Global Economic Growth Downgraded Due to Brexit Uncertainty

International Monetary Fund says uncertainty could roil global markets

Bank of England
Bank of England in London / AP
July 19, 2016

The International Monetary Fund downgraded its forecast for global economic growth due to uncertainty stemming from the United Kingdom’s vote to leave the European Union, according to a report the organization released Tuesday.

Global growth was projected in April to increase at a pace of 3.2 percent this year and 3.5 percent in 2017. Today’s forecasts were cut by 0.1 percentage point, so global growth is projected to expand at a rate of 3.1 percent this year and 3.4 percent in 2017.

"The Brexit vote implies a substantial increase in economic, political, and institutional uncertainty, which is projected to have negative macroeconomic consequences, especially in advanced European economies," the report states. "Had it not been for Brexit, the IMF was prepared to leave its outlook for this year broadly unchanged as better-than-expected euro area performance offset disappointing U.S. first-quarter growth."

According to the report, the economies of the U.K. and Europe will be hardest hit. The organization predicts that economic growth in the U.K. will expand at 1.7 percent this year, 0.2 percentage points lower than previous projections. In Europe, economic growth is projected to expand at 1.6 percent this year, an increase of 0.1 percentage point, but it is projected to expand by 1.4 percent in 2017, a reduction of 0.2 percentage points from previous projections.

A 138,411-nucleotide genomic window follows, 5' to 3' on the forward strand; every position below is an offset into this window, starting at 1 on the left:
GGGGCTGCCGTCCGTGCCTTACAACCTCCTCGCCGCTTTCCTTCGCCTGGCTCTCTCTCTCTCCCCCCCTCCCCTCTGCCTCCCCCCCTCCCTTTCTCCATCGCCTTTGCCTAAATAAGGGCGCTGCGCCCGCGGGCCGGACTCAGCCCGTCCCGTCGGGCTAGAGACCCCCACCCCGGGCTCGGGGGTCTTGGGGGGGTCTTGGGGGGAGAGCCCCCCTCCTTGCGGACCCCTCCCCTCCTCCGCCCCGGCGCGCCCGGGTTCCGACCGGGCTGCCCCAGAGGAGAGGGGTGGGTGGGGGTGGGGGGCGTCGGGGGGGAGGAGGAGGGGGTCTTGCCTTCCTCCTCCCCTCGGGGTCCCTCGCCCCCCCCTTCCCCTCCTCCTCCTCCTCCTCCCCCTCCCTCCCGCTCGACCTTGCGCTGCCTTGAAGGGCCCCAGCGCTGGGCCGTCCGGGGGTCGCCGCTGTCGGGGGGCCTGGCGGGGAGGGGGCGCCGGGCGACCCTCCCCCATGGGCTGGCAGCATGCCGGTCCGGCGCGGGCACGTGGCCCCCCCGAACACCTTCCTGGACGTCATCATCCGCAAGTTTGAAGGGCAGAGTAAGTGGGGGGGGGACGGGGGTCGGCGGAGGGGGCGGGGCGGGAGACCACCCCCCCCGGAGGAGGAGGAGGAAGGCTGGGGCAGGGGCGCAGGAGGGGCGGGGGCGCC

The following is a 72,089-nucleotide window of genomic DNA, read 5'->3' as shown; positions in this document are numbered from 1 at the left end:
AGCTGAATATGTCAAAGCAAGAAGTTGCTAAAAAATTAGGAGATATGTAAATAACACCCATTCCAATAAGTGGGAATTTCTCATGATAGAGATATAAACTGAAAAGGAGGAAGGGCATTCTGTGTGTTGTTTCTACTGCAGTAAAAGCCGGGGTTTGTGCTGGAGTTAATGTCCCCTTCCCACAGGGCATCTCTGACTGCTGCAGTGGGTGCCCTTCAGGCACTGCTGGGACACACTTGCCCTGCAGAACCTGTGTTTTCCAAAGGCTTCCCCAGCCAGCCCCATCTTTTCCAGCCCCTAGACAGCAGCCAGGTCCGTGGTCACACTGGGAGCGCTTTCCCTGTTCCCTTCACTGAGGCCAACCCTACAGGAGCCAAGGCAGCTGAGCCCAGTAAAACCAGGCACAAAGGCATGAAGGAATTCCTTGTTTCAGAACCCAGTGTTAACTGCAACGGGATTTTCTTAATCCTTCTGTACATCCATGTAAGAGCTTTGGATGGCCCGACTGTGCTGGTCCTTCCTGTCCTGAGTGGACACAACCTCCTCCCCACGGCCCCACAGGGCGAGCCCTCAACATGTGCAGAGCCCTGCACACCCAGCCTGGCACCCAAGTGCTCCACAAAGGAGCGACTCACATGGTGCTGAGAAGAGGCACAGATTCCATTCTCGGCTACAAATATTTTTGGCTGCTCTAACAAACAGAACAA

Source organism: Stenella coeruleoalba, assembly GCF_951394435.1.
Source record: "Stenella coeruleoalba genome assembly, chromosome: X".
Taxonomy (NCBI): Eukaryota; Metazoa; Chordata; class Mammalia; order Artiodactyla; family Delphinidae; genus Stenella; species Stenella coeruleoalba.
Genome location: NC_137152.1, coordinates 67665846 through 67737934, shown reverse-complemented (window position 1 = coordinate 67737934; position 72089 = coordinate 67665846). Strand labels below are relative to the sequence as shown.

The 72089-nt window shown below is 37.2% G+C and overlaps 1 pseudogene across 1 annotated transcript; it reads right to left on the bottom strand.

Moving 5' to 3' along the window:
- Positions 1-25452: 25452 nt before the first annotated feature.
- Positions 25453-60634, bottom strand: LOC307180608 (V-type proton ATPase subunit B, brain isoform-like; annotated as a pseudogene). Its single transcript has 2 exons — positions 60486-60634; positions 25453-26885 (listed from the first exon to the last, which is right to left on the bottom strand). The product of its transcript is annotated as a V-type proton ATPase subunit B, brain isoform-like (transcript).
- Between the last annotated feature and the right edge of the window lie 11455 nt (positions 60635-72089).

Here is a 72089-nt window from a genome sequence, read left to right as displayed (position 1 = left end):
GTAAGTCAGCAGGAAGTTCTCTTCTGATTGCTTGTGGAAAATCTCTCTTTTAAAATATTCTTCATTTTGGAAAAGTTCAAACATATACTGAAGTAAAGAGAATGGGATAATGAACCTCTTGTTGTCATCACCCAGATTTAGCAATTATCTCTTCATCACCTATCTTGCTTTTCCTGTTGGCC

"The real effects of Brexit will play out gradually over time, adding elements of economic and political uncertainty," said Maurice Obstfeld, the organization’s chief economist. "This overlay of extra uncertainty, in turn, may open the door to an amplified response of financial markets to negative shocks."

The uncertainty surrounding Brexit could reduce global economic growth to less than 3 percent this year and next, which would be the lowest level of growth since 2009 when the economy was in the wake of a financial crisis.

This scenario could occur if consumer confidence became weaker and financial conditions became tighter, causing U.K. financial services to move to the European area. Global economic growth could also dip below 3 percent if trade arrangements between the U.K. and the EU went back to World Trade Organization norms.

"The IMF urged advanced nations to avoid relying too heavily on monetary policy to spur their economies and to exploit synergies among a range of policy tools," the report states. "Stronger reliance on measures to support domestic demand, especially in creditor countries with policy space, would help reduce global imbalances while contributing to stronger world growth."

Published under: Economy